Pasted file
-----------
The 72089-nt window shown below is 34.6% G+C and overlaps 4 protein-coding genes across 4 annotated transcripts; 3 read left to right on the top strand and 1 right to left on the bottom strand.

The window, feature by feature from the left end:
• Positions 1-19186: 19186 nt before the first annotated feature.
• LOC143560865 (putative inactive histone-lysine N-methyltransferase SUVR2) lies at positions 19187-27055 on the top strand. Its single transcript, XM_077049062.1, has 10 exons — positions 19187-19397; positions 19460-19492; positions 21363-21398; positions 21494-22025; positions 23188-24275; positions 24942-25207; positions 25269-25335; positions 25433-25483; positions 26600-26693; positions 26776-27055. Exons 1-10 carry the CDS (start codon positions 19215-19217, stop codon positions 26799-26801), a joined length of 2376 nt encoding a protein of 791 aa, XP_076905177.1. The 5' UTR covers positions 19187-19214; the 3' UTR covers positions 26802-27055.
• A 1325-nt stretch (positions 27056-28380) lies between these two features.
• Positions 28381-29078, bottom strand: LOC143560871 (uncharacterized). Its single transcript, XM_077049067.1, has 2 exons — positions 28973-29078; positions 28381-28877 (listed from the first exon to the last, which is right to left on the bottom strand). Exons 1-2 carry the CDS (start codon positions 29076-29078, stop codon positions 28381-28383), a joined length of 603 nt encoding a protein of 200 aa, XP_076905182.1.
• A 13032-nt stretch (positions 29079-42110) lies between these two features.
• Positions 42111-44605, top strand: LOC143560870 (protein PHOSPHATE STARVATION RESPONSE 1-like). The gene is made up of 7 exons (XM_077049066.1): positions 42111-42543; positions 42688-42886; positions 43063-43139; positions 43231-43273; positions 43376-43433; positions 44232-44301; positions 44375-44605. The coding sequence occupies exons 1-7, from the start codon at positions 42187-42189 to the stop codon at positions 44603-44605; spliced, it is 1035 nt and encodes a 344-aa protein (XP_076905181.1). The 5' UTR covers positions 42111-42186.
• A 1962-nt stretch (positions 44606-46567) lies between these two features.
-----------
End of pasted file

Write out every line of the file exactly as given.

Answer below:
The 72089-nt window shown below is 34.6% G+C and overlaps 4 protein-coding genes across 4 annotated transcripts; 3 read left to right on the top strand and 1 right to left on the bottom strand.

The window, feature by feature from the left end:
• Positions 1-19186: 19186 nt before the first annotated feature.
• LOC143560865 (putative inactive histone-lysine N-methyltransferase SUVR2) lies at positions 19187-27055 on the top strand. Its single transcript, XM_077049062.1, has 10 exons — positions 19187-19397; positions 19460-19492; positions 21363-21398; positions 21494-22025; positions 23188-24275; positions 24942-25207; positions 25269-25335; positions 25433-25483; positions 26600-26693; positions 26776-27055. Exons 1-10 carry the CDS (start codon positions 19215-19217, stop codon positions 26799-26801), a joined length of 2376 nt encoding a protein of 791 aa, XP_076905177.1. The 5' UTR covers positions 19187-19214; the 3' UTR covers positions 26802-27055.
• A 1325-nt stretch (positions 27056-28380) lies between these two features.
• Positions 28381-29078, bottom strand: LOC143560871 (uncharacterized). Its single transcript, XM_077049067.1, has 2 exons — positions 28973-29078; positions 28381-28877 (listed from the first exon to the last, which is right to left on the bottom strand). Exons 1-2 carry the CDS (start codon positions 29076-29078, stop codon positions 28381-28383), a joined length of 603 nt encoding a protein of 200 aa, XP_076905182.1.
• A 13032-nt stretch (positions 29079-42110) lies between these two features.
• Positions 42111-44605, top strand: LOC143560870 (protein PHOSPHATE STARVATION RESPONSE 1-like). The gene is made up of 7 exons (XM_077049066.1): positions 42111-42543; positions 42688-42886; positions 43063-43139; positions 43231-43273; positions 43376-43433; positions 44232-44301; positions 44375-44605. The coding sequence occupies exons 1-7, from the start codon at positions 42187-42189 to the stop codon at positions 44603-44605; spliced, it is 1035 nt and encodes a 344-aa protein (XP_076905181.1). The 5' UTR covers positions 42111-42186.
• A 1962-nt stretch (positions 44606-46567) lies between these two features.